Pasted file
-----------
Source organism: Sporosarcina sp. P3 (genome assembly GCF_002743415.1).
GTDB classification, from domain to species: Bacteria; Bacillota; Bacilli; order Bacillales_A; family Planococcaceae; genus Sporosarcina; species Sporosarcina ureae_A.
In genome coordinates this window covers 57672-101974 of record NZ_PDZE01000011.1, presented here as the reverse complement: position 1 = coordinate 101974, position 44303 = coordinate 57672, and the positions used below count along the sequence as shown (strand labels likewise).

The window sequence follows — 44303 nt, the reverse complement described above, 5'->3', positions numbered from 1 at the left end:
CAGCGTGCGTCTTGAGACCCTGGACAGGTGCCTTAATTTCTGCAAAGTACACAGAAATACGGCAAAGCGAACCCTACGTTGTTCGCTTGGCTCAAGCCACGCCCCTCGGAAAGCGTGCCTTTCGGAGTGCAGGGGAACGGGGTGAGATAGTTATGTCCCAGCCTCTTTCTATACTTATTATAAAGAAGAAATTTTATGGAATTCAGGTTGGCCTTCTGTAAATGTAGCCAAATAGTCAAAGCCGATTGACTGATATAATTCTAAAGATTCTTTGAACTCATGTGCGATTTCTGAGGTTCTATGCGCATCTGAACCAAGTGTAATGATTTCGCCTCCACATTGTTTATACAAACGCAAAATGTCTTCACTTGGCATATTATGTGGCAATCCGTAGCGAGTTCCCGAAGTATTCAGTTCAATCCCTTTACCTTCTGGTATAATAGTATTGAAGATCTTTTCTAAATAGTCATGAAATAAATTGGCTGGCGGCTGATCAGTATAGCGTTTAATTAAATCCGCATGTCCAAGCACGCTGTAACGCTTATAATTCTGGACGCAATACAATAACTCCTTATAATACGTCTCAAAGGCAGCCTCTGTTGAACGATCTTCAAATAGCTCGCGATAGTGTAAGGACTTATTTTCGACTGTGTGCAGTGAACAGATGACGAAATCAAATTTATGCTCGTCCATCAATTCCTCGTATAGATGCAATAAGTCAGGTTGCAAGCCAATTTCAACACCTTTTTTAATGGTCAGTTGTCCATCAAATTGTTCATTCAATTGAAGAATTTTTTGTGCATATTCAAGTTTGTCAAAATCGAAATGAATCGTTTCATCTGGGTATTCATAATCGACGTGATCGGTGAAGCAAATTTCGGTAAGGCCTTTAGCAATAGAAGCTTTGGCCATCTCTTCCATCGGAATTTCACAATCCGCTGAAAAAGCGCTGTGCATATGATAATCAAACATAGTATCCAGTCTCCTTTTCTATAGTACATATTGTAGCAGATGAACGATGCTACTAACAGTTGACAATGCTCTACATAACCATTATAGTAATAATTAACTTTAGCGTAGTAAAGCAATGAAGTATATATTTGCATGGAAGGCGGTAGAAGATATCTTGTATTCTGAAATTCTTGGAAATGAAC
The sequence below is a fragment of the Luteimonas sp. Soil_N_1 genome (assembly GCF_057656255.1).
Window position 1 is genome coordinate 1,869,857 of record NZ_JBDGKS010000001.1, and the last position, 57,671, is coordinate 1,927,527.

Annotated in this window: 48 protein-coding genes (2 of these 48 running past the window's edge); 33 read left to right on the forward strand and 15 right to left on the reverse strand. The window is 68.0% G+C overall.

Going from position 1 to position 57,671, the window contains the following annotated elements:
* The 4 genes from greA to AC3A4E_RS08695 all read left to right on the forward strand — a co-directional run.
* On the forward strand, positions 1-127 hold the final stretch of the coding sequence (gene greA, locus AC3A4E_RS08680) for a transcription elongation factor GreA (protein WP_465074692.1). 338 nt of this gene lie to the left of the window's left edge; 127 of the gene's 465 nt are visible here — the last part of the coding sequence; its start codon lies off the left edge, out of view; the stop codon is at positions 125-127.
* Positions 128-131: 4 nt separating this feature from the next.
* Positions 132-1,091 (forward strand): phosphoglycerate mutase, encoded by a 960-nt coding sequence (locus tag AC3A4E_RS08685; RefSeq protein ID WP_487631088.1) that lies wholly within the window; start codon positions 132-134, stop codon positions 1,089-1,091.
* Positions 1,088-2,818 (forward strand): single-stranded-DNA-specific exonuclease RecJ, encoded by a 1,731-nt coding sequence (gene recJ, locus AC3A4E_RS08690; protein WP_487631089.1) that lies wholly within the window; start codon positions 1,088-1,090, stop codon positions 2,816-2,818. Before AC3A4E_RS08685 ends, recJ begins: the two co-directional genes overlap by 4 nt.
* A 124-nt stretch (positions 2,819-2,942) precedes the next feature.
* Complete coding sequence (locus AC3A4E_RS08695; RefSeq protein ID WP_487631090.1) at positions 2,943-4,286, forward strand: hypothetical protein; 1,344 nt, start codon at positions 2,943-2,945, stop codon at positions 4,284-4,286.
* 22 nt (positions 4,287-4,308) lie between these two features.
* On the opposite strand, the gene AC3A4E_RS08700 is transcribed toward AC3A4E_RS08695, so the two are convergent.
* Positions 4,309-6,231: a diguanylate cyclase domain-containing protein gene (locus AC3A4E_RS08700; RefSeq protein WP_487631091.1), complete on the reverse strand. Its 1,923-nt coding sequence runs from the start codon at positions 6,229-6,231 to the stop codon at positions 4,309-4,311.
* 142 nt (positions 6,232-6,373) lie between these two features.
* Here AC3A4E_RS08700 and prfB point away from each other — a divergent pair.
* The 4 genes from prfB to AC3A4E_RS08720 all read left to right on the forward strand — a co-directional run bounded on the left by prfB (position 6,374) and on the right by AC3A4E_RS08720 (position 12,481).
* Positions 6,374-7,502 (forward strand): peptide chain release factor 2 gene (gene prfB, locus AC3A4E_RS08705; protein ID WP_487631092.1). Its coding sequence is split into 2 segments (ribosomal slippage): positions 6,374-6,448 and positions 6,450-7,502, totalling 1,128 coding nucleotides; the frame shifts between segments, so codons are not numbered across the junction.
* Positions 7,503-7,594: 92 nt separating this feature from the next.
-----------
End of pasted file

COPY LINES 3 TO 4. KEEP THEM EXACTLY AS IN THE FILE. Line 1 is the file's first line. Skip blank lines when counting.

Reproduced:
In genome coordinates this window covers 57672-101974 of record NZ_PDZE01000011.1, presented here as the reverse complement: position 1 = coordinate 101974, position 44303 = coordinate 57672, and the positions used below count along the sequence as shown (strand labels likewise).

The window sequence follows — 44303 nt, the reverse complement described above, 5'->3', positions numbered from 1 at the left end: